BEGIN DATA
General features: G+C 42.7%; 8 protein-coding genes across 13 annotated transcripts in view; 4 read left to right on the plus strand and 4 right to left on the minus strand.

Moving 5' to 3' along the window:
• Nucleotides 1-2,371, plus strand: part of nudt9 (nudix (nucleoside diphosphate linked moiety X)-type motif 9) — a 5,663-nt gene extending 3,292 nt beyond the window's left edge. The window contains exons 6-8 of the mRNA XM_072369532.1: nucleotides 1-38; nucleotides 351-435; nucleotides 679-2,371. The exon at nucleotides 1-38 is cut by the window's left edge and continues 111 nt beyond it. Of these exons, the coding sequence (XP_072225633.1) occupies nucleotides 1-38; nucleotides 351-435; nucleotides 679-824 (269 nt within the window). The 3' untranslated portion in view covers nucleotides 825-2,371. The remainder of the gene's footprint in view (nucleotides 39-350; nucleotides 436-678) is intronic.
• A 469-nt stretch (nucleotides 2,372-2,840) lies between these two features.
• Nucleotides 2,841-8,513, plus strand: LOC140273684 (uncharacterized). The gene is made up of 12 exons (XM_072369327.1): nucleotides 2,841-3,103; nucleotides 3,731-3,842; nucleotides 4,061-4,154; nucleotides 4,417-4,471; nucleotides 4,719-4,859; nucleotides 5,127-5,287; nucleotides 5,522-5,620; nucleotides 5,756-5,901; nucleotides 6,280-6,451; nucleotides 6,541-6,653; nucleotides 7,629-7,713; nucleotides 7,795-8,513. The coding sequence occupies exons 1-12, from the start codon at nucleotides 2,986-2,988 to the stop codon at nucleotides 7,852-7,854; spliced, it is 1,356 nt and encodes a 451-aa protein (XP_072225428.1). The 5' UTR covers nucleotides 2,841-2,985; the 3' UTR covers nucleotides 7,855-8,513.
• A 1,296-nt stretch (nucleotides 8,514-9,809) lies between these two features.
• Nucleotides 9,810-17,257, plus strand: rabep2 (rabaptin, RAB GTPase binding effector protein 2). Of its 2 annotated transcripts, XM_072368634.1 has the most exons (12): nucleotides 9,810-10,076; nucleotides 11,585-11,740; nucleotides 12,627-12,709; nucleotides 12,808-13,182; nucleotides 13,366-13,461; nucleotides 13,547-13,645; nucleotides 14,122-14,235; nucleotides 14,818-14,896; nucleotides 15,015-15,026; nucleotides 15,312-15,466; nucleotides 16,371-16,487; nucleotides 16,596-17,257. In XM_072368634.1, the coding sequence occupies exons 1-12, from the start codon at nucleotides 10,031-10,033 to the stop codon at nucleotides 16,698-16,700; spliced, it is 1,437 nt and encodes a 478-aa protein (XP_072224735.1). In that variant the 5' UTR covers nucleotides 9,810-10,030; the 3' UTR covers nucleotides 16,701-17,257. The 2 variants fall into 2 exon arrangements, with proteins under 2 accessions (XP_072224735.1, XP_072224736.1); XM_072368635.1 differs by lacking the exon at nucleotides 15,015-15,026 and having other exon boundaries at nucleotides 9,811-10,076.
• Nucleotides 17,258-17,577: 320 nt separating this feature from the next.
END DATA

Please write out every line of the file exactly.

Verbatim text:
General features: G+C 42.7%; 8 protein-coding genes across 13 annotated transcripts in view; 4 read left to right on the plus strand and 4 right to left on the minus strand.

Moving 5' to 3' along the window:
• Nucleotides 1-2,371, plus strand: part of nudt9 (nudix (nucleoside diphosphate linked moiety X)-type motif 9) — a 5,663-nt gene extending 3,292 nt beyond the window's left edge. The window contains exons 6-8 of the mRNA XM_072369532.1: nucleotides 1-38; nucleotides 351-435; nucleotides 679-2,371. The exon at nucleotides 1-38 is cut by the window's left edge and continues 111 nt beyond it. Of these exons, the coding sequence (XP_072225633.1) occupies nucleotides 1-38; nucleotides 351-435; nucleotides 679-824 (269 nt within the window). The 3' untranslated portion in view covers nucleotides 825-2,371. The remainder of the gene's footprint in view (nucleotides 39-350; nucleotides 436-678) is intronic.
• A 469-nt stretch (nucleotides 2,372-2,840) lies between these two features.
• Nucleotides 2,841-8,513, plus strand: LOC140273684 (uncharacterized). The gene is made up of 12 exons (XM_072369327.1): nucleotides 2,841-3,103; nucleotides 3,731-3,842; nucleotides 4,061-4,154; nucleotides 4,417-4,471; nucleotides 4,719-4,859; nucleotides 5,127-5,287; nucleotides 5,522-5,620; nucleotides 5,756-5,901; nucleotides 6,280-6,451; nucleotides 6,541-6,653; nucleotides 7,629-7,713; nucleotides 7,795-8,513. The coding sequence occupies exons 1-12, from the start codon at nucleotides 2,986-2,988 to the stop codon at nucleotides 7,852-7,854; spliced, it is 1,356 nt and encodes a 451-aa protein (XP_072225428.1). The 5' UTR covers nucleotides 2,841-2,985; the 3' UTR covers nucleotides 7,855-8,513.
• A 1,296-nt stretch (nucleotides 8,514-9,809) lies between these two features.
• Nucleotides 9,810-17,257, plus strand: rabep2 (rabaptin, RAB GTPase binding effector protein 2). Of its 2 annotated transcripts, XM_072368634.1 has the most exons (12): nucleotides 9,810-10,076; nucleotides 11,585-11,740; nucleotides 12,627-12,709; nucleotides 12,808-13,182; nucleotides 13,366-13,461; nucleotides 13,547-13,645; nucleotides 14,122-14,235; nucleotides 14,818-14,896; nucleotides 15,015-15,026; nucleotides 15,312-15,466; nucleotides 16,371-16,487; nucleotides 16,596-17,257. In XM_072368634.1, the coding sequence occupies exons 1-12, from the start codon at nucleotides 10,031-10,033 to the stop codon at nucleotides 16,698-16,700; spliced, it is 1,437 nt and encodes a 478-aa protein (XP_072224735.1). In that variant the 5' UTR covers nucleotides 9,810-10,030; the 3' UTR covers nucleotides 16,701-17,257. The 2 variants fall into 2 exon arrangements, with proteins under 2 accessions (XP_072224735.1, XP_072224736.1); XM_072368635.1 differs by lacking the exon at nucleotides 15,015-15,026 and having other exon boundaries at nucleotides 9,811-10,076.
• Nucleotides 17,258-17,577: 320 nt separating this feature from the next.